Economic crisis? What crisis? Just ask a U.S. federal government employee.
According to Chris Edwards of the Cato Institute (tip of the hat: The Tax Lawyer's Blog), federales are living in the land of milk and honey.
The Bureau of Economic Analysis has released its annual data on compensation levels by industry … . The data show that the pay advantage enjoyed by federal civilian workers over private-sector workers continues to expand.
The George W. Bush years were very lucrative for federal workers. In 2000, the average compensation (wages and benefits) of federal workers was 66 percent higher than the average compensation in the U.S. private sector. The new data show that average federal compensation is now more than double the average in the private sector.
The difference looks like this:
What is going on here? Members of Congress who have large numbers of federal workers in their districts relentlessly push for expanding federal worker compensation. Also, the Bush administration had little interest in fiscal restraint, and it usually got rolled by the federal unions. The result has been an increasingly overpaid elite of government workers, who are insulated from the economic reality of recessions and from the tough competitive climate of the private sector.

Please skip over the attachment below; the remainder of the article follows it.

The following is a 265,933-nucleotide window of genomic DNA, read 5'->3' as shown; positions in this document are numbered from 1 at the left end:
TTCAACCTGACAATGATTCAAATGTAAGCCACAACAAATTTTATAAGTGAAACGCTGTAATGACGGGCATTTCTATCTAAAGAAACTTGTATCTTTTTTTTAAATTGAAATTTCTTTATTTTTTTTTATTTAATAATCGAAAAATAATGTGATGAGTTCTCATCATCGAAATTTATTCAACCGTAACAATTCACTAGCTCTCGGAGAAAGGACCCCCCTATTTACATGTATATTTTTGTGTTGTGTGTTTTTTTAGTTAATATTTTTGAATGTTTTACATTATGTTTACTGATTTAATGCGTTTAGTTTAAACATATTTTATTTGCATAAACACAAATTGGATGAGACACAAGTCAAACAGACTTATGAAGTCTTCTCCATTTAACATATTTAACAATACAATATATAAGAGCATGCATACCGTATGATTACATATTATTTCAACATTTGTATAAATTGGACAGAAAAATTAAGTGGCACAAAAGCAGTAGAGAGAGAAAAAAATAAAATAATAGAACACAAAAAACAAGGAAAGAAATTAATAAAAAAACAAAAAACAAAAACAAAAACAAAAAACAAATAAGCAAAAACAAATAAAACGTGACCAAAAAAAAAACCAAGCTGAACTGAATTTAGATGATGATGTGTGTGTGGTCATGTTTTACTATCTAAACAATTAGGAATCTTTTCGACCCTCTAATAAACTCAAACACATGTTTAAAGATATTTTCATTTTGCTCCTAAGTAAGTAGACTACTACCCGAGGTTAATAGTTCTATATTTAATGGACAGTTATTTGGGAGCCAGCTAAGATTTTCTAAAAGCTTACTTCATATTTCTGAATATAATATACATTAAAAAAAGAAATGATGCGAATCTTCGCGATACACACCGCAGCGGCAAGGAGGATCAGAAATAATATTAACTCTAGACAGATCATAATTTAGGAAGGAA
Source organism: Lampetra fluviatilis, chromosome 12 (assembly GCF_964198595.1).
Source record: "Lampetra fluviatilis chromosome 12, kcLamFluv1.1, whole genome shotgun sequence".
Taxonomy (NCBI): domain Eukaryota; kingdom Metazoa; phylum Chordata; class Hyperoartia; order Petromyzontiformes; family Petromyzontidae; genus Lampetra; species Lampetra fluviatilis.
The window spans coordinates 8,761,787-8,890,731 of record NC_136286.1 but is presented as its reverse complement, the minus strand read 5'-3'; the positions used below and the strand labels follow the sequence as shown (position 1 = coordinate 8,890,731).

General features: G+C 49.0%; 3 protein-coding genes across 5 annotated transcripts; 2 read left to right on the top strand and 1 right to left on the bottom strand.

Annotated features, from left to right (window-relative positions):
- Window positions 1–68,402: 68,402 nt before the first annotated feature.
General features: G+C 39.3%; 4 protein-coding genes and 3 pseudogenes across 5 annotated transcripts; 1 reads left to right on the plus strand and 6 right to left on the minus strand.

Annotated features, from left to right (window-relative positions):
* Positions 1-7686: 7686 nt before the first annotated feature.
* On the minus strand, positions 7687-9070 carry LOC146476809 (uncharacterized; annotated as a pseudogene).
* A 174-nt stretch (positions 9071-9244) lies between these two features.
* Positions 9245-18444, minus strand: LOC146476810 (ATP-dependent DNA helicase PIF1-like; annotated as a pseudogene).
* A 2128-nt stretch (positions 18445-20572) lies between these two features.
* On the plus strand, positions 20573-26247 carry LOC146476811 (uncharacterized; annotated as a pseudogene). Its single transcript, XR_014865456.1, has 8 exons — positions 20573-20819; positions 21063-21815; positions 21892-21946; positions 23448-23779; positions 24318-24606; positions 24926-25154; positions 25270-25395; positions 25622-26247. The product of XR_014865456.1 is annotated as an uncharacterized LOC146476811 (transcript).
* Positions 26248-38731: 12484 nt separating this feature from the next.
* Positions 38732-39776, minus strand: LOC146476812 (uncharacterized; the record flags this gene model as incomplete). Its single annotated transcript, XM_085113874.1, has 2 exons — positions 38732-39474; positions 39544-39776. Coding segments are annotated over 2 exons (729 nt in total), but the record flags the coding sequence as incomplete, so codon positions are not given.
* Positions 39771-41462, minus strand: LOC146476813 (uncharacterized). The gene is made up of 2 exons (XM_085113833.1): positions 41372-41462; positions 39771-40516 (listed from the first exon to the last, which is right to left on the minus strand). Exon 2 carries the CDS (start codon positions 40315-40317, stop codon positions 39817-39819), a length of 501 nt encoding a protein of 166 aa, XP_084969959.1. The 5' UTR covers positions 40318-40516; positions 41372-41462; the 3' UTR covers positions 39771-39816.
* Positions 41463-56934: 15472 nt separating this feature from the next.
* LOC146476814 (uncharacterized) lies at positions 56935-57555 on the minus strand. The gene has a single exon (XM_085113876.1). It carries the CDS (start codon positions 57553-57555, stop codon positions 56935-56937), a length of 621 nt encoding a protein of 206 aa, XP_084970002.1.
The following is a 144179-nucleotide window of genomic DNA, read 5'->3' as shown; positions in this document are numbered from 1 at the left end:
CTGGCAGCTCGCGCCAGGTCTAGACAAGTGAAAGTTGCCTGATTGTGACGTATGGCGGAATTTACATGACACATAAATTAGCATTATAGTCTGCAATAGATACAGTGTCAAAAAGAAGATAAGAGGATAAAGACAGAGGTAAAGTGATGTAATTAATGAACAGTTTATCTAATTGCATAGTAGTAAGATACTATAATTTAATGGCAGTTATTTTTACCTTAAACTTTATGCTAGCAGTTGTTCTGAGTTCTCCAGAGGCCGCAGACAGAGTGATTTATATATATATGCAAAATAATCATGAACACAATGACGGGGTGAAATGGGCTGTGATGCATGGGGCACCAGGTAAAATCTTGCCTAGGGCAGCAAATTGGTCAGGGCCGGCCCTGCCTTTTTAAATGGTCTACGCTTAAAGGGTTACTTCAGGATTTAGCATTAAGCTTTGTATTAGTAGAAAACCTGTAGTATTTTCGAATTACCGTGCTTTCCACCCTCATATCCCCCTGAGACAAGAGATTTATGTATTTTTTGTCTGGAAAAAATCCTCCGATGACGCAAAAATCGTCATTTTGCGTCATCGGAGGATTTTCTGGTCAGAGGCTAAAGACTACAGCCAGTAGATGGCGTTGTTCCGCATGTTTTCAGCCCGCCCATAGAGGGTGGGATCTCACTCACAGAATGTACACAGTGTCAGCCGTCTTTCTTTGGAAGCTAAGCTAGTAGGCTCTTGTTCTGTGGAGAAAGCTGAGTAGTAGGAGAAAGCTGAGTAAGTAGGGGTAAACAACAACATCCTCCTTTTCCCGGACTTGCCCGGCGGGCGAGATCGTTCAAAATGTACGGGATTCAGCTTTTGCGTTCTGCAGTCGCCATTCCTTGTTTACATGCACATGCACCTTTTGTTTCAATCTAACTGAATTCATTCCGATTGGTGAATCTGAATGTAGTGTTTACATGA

Now, I recall President for Life Obama banging on about spreading the wealth around. He wants the rich — any family earning more than $1 million a year — to pay a surtax to help finance his government annexation of the citizens' health.
According to the Bureau of Labor Statistics (itself staffed by federales), "With more than 1.8 million civilian employees, the Federal Government, excluding the Postal Service is the Nation’s largest employer."
Pass the equality, please.
The average income differential between government workers and those in what remains of the private sphere is $60,073. Multiply that by 1.8 million and you're looking at $108,131,400,000. No more than a generous tip by Washington standards (in the news today is a prediction that the federal deficit will grow by another $9 trillion over the next decade), but it could pay for a few hip replacements and cornea transplants.
I know our federal workers, 99.44 percent Obama backers, would be happy to smoke a leaf or two from his book and donate their excess income to spread the wealth around.
But I don't recommend waiting to exhale until they do.